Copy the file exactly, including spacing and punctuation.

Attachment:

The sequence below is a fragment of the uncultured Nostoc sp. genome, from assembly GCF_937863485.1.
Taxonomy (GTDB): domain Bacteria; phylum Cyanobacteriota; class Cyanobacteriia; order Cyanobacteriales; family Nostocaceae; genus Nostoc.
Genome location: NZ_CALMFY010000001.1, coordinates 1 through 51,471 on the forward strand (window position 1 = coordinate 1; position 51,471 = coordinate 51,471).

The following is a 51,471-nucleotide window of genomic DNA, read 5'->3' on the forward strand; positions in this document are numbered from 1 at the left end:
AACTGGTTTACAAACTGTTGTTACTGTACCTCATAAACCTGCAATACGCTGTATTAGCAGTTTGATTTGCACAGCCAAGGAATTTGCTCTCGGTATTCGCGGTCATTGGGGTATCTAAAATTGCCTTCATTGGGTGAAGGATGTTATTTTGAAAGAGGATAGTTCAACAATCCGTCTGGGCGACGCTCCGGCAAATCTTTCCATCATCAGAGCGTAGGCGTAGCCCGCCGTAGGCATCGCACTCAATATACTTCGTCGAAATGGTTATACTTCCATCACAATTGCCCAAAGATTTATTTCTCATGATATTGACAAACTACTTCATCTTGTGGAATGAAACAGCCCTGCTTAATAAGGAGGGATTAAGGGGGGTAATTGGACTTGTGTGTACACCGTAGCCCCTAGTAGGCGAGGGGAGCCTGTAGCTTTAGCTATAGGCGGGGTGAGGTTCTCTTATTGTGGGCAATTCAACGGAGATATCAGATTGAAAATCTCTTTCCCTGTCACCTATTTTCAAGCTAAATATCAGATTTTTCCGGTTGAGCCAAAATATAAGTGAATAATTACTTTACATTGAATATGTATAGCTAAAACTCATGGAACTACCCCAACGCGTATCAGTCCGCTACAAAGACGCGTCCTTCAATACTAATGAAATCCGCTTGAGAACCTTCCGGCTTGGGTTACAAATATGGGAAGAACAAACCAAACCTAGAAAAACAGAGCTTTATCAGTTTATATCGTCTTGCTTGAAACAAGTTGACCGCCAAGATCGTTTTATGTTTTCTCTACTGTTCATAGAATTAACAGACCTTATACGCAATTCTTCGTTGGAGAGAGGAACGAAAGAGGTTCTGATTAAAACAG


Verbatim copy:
The sequence below is a fragment of the uncultured Nostoc sp. genome, from assembly GCF_937863485.1.
Taxonomy (GTDB): domain Bacteria; phylum Cyanobacteriota; class Cyanobacteriia; order Cyanobacteriales; family Nostocaceae; genus Nostoc.
Genome location: NZ_CALMFY010000001.1, coordinates 1 through 51,471 on the forward strand (window position 1 = coordinate 1; position 51,471 = coordinate 51,471).

The following is a 51,471-nucleotide window of genomic DNA, read 5'->3' on the forward strand; positions in this document are numbered from 1 at the left end:
AACTGGTTTACAAACTGTTGTTACTGTACCTCATAAACCTGCAATACGCTGTATTAGCAGTTTGATTTGCACAGCCAAGGAATTTGCTCTCGGTATTCGCGGTCATTGGGGTATCTAAAATTGCCTTCATTGGGTGAAGGATGTTATTTTGAAAGAGGATAGTTCAACAATCCGTCTGGGCGACGCTCCGGCAAATCTTTCCATCATCAGAGCGTAGGCGTAGCCCGCCGTAGGCATCGCACTCAATATACTTCGTCGAAATGGTTATACTTCCATCACAATTGCCCAAAGATTTATTTCTCATGATATTGACAAACTACTTCATCTTGTGGAATGAAACAGCCCTGCTTAATAAGGAGGGATTAAGGGGGGTAATTGGACTTGTGTGTACACCGTAGCCCCTAGTAGGCGAGGGGAGCCTGTAGCTTTAGCTATAGGCGGGGTGAGGTTCTCTTATTGTGGGCAATTCAACGGAGATATCAGATTGAAAATCTCTTTCCCTGTCACCTATTTTCAAGCTAAATATCAGATTTTTCCGGTTGAGCCAAAATATAAGTGAATAATTACTTTACATTGAATATGTATAGCTAAAACTCATGGAACTACCCCAACGCGTATCAGTCCGCTACAAAGACGCGTCCTTCAATACTAATGAAATCCGCTTGAGAACCTTCCGGCTTGGGTTACAAATATGGGAAGAACAAACCAAACCTAGAAAAACAGAGCTTTATCAGTTTATATCGTCTTGCTTGAAACAAGTTGACCGCCAAGATCGTTTTATGTTTTCTCTACTGTTCATAGAATTAACAGACCTTATACGCAATTCTTCGTTGGAGAGAGGAACGAAAGAGGTTCTGATTAAAACAG